Jewish communities have a voice at the United Nations
I recently had the opportunity to join Jeff Finkelstein, CEO of the Jewish Federation of Greater Pittsburgh, and leaders from Jewish federations across North America to visit the U.N. headquarters in New York City at the end of March. We met with several ambassadors to the United Nations, including Israel’s Danny Danon, as well as representatives from Canada, France, Ukraine and the U.N.’s Middle East and West Asia Division, to discuss a variety of world issues affecting Israel, the Middle East and diaspora Jewry. We are grateful for cooperating with the American Jewish Committee, the organization that works at the United Nations to enhance the well-being of the Jewish people and Israel, and to advance human rights and democratic values around the world.
Members of our visiting group of Jewish federation leaders discussed issues including the status of Israel in the United Nations, implementation of the Iran nuclear deal, the plight of displaced Ukrainians, the Middle East refugee crisis and European anti-Semitism. I came away with both an understanding of why we need to be involved with the United Nations and a reconfirmation of how important the worldwide nature of the Jewish federation movement can be in the context of international diplomacy.
The makeup of the United Nations reflects the reality of the world — significantly for us as Jews — that there are more than 30 Arab states and more than 50 Muslim countries, but only one Jewish state. This may help those who feel that Israel may be unfairly singled out for criticism to understand why it happens.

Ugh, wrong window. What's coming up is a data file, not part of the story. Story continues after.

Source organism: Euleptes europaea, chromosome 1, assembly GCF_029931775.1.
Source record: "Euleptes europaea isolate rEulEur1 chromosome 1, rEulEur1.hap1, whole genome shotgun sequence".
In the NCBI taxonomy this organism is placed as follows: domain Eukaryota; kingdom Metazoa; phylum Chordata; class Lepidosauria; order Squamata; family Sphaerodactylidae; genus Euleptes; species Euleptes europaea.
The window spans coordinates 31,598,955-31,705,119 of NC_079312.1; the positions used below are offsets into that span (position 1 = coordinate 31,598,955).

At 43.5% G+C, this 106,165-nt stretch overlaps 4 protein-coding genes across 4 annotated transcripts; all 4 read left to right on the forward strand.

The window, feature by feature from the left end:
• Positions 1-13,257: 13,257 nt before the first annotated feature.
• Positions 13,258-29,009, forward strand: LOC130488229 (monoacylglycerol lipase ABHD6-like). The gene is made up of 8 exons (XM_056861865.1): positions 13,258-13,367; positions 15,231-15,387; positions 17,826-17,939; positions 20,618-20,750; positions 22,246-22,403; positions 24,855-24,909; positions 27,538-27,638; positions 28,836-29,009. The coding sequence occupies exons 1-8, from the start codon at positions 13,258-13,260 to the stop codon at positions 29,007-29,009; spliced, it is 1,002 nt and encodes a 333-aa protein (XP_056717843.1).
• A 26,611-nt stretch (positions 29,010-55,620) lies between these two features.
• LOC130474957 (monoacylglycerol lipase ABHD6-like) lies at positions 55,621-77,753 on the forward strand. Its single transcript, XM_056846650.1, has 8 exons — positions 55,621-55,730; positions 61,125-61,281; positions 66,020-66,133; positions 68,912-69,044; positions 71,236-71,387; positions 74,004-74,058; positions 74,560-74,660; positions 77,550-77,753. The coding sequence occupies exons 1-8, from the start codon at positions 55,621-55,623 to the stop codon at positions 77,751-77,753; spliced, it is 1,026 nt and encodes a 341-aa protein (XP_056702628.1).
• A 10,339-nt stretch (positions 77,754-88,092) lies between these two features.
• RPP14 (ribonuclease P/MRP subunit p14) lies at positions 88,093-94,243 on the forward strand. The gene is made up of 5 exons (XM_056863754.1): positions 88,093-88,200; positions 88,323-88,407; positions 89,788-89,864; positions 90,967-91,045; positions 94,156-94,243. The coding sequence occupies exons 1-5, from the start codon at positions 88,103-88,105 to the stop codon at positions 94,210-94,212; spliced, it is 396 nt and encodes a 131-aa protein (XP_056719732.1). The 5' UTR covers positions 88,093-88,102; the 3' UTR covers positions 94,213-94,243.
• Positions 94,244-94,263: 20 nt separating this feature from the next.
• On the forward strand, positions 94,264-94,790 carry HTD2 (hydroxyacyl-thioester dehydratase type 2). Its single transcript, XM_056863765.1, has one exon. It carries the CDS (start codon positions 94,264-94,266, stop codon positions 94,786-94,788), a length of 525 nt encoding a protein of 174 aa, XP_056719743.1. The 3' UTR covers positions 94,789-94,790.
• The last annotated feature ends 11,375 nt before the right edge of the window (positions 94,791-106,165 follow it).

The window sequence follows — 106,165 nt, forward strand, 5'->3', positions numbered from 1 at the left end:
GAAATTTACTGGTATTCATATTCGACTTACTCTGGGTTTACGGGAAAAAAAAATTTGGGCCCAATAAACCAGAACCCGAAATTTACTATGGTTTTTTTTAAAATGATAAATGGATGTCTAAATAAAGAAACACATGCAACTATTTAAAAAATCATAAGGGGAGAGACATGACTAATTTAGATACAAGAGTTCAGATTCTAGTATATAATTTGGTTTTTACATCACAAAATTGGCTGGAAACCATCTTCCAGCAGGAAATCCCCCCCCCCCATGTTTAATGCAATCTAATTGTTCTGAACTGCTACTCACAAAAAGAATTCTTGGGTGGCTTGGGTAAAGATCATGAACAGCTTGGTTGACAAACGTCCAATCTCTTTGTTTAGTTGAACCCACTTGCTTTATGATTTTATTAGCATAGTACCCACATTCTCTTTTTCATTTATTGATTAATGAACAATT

We know that Israel faces a hostile environment in the United Nations, and we applaud the Israel Mission and Ambassador Danon and our friends in the U.N. and world community for striving to improve what we know is an extremely difficult situation. We were gratified to learn that although the public “noise” feels relentlessly anti-Israel, in fact there are ongoing positive informal meetings quietly taking place among many nonnaligned nations that have increasingly found common ground with Israel around issues of security and economic development.
Given the situation, why should we continue to be involved? First and foremost, we should participate because, as Ambassador Danon asserts, Israel believes in the United Nations, wants to continue to use this venue to resolve problems and understands the value of international cooperation that can result from U.N. dialogue. As American Jews, we have an unusual powerful opportunity to help Israel at the United Nations to develop relationships with the many countries that would not have an obvious or stated agenda against the Jewish state. The Jewish federations, through our overseas partners including the American Joint Distribution Committee, World ORT and Jewish Agency for Israel, contribute to this effort by providing humanitarian aid in crises and through emergency, development and educational support in more than 70 countries.
Along with AJC, our Pittsburgh Jewish community, via the Jewish Federations of North America, also participates in lobbying efforts and concomitant influence that results in access to diplomats in key countries. In these meetings, our lay leaders and professionals drive the message that Israel is not alone in the world and that the global Jewish community stands proudly by Israel’s side.
Our meeting with the Ukrainian diplomat was a case in point. We took the opportunity to remind Deputy Chief of Mission Yuri Vitrenko that Ukraine is a country with a long and important Jewish history, home to the fifth largest Jewish community in the world; that the Ukrainian Jewish community feels particularly vulnerable given the number of recent anti-Semitic incidents; and that Jewish federations, along with our partners, have maintained a strong presence in the former Soviet Union states even when other countries reduced support.
Our ties to Ukraine through federated philanthropy — the power of giving as a group — enabled us to use this platform to call on Ukraine to take a balanced approach to the Middle East and to help end the consistent singling out and demonization of Israel in the United Nations.
In an era of increasing isolationist sentiment, the work of Jewish federations on the national and international level rises in importance. In this context, the value of federated giving through Jewish Federation rises as well.
Cynthia D. Shapira is chair of the Jewish Federation of Greater Pittsburgh.